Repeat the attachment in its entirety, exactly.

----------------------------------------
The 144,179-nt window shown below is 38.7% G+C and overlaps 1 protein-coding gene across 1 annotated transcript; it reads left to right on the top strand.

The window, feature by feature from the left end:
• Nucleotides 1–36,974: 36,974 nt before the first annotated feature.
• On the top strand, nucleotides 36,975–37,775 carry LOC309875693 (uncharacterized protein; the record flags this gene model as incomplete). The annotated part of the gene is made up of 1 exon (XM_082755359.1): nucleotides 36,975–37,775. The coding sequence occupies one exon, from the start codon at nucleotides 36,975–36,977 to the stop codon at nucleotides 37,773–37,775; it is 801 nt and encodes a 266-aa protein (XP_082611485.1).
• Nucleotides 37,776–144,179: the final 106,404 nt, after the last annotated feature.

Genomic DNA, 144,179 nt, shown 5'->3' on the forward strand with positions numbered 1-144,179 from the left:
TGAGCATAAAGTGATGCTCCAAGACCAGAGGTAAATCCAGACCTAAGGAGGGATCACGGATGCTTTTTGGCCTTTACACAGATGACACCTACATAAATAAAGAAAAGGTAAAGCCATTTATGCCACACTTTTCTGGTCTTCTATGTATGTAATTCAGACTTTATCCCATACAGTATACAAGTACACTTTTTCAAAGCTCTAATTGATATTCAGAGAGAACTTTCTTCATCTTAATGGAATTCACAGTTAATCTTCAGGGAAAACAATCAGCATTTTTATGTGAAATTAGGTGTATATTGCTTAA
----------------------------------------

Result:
The 144,179-nt window shown below is 38.7% G+C and overlaps 1 protein-coding gene across 1 annotated transcript; it reads left to right on the top strand.

The window, feature by feature from the left end:
• Nucleotides 1–36,974: 36,974 nt before the first annotated feature.
• On the top strand, nucleotides 36,975–37,775 carry LOC309875693 (uncharacterized protein; the record flags this gene model as incomplete). The annotated part of the gene is made up of 1 exon (XM_082755359.1): nucleotides 36,975–37,775. The coding sequence occupies one exon, from the start codon at nucleotides 36,975–36,977 to the stop codon at nucleotides 37,773–37,775; it is 801 nt and encodes a 266-aa protein (XP_082611485.1).
• Nucleotides 37,776–144,179: the final 106,404 nt, after the last annotated feature.

Genomic DNA, 144,179 nt, shown 5'->3' on the forward strand with positions numbered 1-144,179 from the left:
TGAGCATAAAGTGATGCTCCAAGACCAGAGGTAAATCCAGACCTAAGGAGGGATCACGGATGCTTTTTGGCCTTTACACAGATGACACCTACATAAATAAAGAAAAGGTAAAGCCATTTATGCCACACTTTTCTGGTCTTCTATGTATGTAATTCAGACTTTATCCCATACAGTATACAAGTACACTTTTTCAAAGCTCTAATTGATATTCAGAGAGAACTTTCTTCATCTTAATGGAATTCACAGTTAATCTTCAGGGAAAACAATCAGCATTTTTATGTGAAATTAGGTGTATATTGCTTAA